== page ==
Open reading relies much on the skill and experience of the reader to help the querent uncover what’s “really” important in terms of the reading session. He says that taking a querent’s question “at face value and giving them a definite answer is usually not productive.”

Right or wrong, an optimistic prediction may lower the motivation of the querent to make an effort, as they may believe that success is guaranteed. A pessimistic one could also lower their motivation, this time because they may think all is lost anyway.

I absolutely agree with Ben-Dov’s observations here and he succinctly states the reason why I also avoid making “predictions” for clients and prefer to view the reading session as a process of coming to clarity and insight for proactive decision making.

Ben-Dov’s way of assigning meaning to the cards in the open reading method is something I found particularly challenging. It caused me to stretch my thinking in terms of card reading. I had already worked on elements that loosely resemble the open reading in my work with Enrique Enriquez, namely the idea that cards have no fixed meaning, nor do their positions. This will challenge many readers who used “cookbook” style texts to learn the cards, especially non-Marseille decks. However, it’s a worthwhile exercise and challenge for any reader who wants to develop a more holistic approach to card reading.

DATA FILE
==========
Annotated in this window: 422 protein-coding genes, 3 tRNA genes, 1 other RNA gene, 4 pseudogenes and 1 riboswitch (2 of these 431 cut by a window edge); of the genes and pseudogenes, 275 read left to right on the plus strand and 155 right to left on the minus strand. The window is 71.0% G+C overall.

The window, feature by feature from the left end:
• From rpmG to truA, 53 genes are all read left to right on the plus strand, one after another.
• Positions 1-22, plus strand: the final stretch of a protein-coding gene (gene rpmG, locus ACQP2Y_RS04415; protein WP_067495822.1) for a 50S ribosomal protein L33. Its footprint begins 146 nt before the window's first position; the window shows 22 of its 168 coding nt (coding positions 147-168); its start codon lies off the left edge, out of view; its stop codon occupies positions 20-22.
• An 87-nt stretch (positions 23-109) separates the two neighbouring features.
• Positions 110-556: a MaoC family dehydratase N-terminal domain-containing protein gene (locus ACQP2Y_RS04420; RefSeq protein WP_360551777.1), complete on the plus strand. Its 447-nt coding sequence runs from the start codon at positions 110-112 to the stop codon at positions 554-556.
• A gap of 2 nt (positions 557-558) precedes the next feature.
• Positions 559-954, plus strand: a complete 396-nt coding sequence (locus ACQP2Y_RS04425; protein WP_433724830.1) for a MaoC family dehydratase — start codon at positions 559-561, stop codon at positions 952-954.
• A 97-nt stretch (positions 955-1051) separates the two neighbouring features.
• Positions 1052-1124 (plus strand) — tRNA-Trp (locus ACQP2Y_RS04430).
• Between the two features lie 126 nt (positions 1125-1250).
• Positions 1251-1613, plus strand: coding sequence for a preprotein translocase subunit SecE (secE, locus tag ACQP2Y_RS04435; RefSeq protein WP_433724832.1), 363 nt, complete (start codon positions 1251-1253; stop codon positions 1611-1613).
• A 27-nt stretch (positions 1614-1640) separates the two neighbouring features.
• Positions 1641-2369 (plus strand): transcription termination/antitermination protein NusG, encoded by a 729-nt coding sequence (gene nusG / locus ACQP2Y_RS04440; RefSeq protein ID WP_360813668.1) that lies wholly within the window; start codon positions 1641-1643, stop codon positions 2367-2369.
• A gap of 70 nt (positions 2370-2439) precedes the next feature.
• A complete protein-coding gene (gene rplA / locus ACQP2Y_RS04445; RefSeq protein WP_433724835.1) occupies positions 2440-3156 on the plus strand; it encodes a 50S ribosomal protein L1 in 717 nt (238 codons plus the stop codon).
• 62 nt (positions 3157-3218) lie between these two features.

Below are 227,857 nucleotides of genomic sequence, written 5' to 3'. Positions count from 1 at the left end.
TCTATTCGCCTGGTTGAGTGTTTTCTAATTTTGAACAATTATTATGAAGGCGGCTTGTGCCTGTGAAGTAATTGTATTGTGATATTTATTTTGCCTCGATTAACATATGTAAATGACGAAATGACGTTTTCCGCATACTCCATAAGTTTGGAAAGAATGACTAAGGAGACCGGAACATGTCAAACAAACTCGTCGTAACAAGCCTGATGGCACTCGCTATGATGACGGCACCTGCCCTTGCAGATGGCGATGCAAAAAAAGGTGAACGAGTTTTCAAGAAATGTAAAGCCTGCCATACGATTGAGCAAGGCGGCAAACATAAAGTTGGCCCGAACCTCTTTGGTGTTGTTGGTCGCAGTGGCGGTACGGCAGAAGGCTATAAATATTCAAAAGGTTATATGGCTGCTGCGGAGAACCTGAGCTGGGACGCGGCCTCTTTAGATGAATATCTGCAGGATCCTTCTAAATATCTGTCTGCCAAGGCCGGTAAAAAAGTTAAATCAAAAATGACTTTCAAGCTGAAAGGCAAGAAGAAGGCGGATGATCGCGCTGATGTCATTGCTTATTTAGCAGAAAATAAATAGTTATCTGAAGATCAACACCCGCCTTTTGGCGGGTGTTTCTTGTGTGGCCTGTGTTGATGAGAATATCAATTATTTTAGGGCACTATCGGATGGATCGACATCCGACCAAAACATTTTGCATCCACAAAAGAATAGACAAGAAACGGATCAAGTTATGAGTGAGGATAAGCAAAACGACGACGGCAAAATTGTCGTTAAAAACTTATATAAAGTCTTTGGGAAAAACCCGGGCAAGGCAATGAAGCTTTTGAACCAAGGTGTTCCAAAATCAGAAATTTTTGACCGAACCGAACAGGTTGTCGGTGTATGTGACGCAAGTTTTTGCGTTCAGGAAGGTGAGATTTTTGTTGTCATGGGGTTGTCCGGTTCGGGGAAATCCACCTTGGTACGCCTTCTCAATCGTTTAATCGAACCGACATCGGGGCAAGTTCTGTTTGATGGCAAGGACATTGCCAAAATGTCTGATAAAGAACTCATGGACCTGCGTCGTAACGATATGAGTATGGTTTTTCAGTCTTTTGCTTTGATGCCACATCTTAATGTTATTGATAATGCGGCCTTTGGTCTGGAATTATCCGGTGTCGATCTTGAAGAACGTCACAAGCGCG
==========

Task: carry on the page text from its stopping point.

We don’t start by interpreting each card separately; instead, we first try to see the whole picture that the cards form together.

Everything Is a Sign

Ben-Dov relies on another concept that may not appeal to all readers, but which plays an important role in his way of reading: “everything is a sign.”

Generally speaking I tend to agree with him on this (ex: cards jumping the deck during shuffling, spontaneous mental images or phrases I may receive prior to shuffling or during a reading session), but personally he goes a little too far for my own taste, truly including everything as a potential sign, down to the querent’s choice of clothing, accessories, and hand movements while shuffling.